That said, if I had to switch I would prefer human access for estate-planning purposes (Mrs. MMB doesn’t want to manage our portfolio). Betterment says they have an advantage because they are independent. For comparison, I would look into Vanguard Personal Advisor Services (VPAS) which costs 0.30% annually and includes a team of human advisors. Possible drawbacks of VPAS include no automated tax-loss harvesting and you’ll be confined to Vanguard products.

Comments

  1. C’mon – this seems like a marketing job for Betterment. While the fees are arguably competitive, the problem is this company has shown NO consistency. I defended their previous changes to their investing portfolio (even though it was more international than I would typically like). But raising fees on existing customers? The goal is to minimize fees and have consistent goals – and this is a bait and switch.

    Competitors such as Wealthfront add value the more you invest (the first 10k is invested for free, and the more you invest, you qualify for direct indexing, which saves you the expense ratio of the ETF and opens up more possibilities for tax loss harvesting). Wisebanyan is trying to be revolutionary by offering everyone investing with no minimum for free – and only charging for add-on services.

    The only value add that Betterment is now providing is to pay MORE (higher expense ratio) for human advising. I think this is an epic failure, and Vanguard should be looking pretty – no advising costs necessary for smaller investors (outside of fund expense ratios), and a company that fights to LOWER fees for their investors over time instead of increase them.

    • Betterment did raise their prices for those with $100k+ balances. People are understandably upset if that is your status quo. You already pay for Betterment and now you’re paying more. Wealthfront also charges a flat 0.25% so now there is no price advantage either way.

      How do you know that Wealthfront (or any robo) won’t change their fee structure or portfolio allocations in the future? WiseBanyan also changed up their portfolio while I was a customer and generated taxable capital gains.

      I don’t have Betterment (or haven’t for years), so my status quo is that they are adding human advice as an option. I really do think that is a positive change.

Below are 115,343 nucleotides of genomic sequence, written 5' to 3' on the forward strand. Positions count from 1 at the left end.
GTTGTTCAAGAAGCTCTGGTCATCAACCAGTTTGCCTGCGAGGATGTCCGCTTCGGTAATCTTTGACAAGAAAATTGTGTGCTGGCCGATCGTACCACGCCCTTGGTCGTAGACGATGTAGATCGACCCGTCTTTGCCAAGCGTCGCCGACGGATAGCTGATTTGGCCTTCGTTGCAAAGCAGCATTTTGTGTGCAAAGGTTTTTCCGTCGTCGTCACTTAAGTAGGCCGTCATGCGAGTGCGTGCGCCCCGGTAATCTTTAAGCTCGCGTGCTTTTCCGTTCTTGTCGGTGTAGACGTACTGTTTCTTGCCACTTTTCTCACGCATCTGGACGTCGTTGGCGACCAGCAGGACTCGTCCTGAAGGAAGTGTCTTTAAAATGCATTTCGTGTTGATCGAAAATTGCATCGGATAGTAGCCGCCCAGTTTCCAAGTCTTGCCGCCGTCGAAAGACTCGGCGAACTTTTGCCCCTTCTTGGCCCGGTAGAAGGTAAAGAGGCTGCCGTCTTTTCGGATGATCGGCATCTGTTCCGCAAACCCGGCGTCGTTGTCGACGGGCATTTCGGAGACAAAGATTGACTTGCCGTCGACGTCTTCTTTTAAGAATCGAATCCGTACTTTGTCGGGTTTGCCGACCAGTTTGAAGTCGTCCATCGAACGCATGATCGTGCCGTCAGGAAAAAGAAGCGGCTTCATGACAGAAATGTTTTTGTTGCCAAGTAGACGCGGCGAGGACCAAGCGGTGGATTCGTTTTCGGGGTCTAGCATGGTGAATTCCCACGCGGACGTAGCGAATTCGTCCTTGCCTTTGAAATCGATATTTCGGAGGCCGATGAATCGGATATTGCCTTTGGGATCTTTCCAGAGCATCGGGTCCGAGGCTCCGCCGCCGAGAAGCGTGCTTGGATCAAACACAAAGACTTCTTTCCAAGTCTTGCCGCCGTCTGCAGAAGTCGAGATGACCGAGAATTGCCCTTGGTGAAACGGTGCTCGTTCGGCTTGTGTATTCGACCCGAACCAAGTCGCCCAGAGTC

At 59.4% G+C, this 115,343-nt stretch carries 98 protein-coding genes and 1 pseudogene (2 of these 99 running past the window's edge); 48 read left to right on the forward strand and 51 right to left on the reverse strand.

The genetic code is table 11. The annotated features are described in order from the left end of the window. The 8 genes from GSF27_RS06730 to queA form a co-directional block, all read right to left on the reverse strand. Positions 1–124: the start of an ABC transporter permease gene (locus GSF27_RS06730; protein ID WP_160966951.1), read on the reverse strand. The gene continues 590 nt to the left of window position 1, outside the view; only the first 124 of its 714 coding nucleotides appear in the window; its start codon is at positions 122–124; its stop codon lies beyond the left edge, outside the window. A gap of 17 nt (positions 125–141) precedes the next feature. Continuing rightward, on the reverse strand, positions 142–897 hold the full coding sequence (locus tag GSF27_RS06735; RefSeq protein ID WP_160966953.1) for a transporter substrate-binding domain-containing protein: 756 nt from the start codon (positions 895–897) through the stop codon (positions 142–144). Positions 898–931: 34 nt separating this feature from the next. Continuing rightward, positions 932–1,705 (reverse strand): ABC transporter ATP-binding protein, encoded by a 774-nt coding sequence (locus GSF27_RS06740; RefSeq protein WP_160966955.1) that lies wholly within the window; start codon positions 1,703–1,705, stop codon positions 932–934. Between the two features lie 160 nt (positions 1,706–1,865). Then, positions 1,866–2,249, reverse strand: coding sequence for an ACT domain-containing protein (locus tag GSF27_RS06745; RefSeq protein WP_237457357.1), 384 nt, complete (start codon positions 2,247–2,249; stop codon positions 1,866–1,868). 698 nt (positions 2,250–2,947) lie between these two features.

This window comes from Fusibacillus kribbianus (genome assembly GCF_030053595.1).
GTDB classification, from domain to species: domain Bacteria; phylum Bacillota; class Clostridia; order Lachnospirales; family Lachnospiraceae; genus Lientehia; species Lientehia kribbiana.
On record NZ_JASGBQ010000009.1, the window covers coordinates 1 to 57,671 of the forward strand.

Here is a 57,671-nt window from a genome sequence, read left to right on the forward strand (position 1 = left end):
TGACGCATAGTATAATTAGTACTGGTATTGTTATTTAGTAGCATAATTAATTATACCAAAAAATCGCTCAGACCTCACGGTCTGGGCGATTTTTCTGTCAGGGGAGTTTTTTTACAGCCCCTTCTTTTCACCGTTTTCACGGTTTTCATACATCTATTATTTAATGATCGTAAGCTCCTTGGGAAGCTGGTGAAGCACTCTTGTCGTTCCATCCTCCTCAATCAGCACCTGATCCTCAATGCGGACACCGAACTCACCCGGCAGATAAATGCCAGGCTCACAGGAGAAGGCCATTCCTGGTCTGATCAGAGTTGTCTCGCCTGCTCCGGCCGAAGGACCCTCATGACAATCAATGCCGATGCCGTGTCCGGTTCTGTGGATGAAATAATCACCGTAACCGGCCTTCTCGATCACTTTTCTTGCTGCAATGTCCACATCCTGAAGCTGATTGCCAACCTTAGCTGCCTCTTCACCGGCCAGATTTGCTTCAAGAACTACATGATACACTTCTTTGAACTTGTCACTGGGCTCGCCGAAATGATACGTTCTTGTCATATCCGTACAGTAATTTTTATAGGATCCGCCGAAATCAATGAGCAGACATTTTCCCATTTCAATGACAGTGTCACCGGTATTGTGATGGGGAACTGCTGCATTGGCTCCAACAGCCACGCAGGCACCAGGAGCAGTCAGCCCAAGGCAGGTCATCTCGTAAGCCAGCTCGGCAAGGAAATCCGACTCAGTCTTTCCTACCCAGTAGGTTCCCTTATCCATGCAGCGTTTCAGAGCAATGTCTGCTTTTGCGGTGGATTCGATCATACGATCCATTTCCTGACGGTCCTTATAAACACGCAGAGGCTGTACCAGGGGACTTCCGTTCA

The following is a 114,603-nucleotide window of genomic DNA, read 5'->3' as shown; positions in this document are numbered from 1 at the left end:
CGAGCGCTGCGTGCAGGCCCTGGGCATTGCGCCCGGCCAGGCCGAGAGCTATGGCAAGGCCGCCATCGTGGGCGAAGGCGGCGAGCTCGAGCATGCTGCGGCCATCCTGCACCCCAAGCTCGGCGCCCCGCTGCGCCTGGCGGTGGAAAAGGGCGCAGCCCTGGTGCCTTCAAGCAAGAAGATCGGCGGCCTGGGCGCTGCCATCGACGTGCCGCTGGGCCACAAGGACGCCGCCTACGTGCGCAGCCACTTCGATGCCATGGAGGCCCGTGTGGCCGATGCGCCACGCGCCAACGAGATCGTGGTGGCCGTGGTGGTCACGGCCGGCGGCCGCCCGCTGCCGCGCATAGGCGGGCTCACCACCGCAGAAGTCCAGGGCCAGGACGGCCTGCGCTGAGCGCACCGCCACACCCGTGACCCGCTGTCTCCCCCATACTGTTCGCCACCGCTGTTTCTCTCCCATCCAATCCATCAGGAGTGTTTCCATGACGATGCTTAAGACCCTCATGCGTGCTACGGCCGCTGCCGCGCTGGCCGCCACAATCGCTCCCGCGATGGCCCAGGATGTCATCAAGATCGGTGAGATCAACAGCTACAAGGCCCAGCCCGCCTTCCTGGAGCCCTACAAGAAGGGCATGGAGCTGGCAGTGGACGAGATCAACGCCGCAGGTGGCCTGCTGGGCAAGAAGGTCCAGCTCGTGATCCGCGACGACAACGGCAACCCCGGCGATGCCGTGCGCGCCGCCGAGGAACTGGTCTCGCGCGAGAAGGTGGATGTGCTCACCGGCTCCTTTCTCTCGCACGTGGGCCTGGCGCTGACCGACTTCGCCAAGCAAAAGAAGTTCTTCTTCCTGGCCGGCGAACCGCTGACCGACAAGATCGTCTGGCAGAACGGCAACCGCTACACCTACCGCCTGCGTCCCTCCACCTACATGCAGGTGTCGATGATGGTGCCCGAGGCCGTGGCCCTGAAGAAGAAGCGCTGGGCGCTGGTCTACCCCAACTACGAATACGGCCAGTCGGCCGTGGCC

1) If you have less than $50k it really doesn’t matter what you choose. Nobody is giving you human advice anyway because you’re paying something like $50 a year in fees. Sure at Wealthfront the first $10k is invested for free but that only saves you $25 a year vs. Betterment. Is that really a big deal? Paying $25 or even $100 a year for a computer to handle your slice-and-dice ETF portfolio is quite reasonable in my opinion. I’ve long recommended Vanguard Target Retirement funds for those not enamored with an eight ETF portfolio.

      2) If you have something like $100k+ AND are the type to pay someone to manage it, wouldn’t you want to have a qualified person to talk to? Hybrid is the future. I’d be willing to bet that Wealthfront will be adding an advisor pool in the next year or two. VPAS is going to keep growing.

      3) If you have $100k and want to DIY to save a few hundred dollars a year, then you’re not paying Wealthfront or Betterment or Vanguard anything to manage your portfolio.

  2. You lost me with this status quo thing. Here’s plain English – if you have 100K+ and were invested with Betterment, or were not invested with Betterment but were considering them, it’s going to cost you more now. Where you’re invested now is irrelevant as far as that fact is concerned. It was reasonably priced before, it no longer is now, especially if you’re mostly or all tax-advantaged thus wouldn’t use TLH+.

  3. I don’t use Betterment an never have. I understand the uproar from people who are facing a fee increase.
    But let’s just remember that these business models are new and evolving. It is definitely possible that Betterment’s original pricing model was too low and led to operating losses that were being subsidized by the easily available venture capital available over the last several years. Now that financing has tightened up, they may be making these moves to remain viable. In other words, the original pricing may have been too good to be true, so the company could either raise their fees or go out of business. They chose the former, but if there isn’t enough demand for their services at the new fee level they may be facing the latter.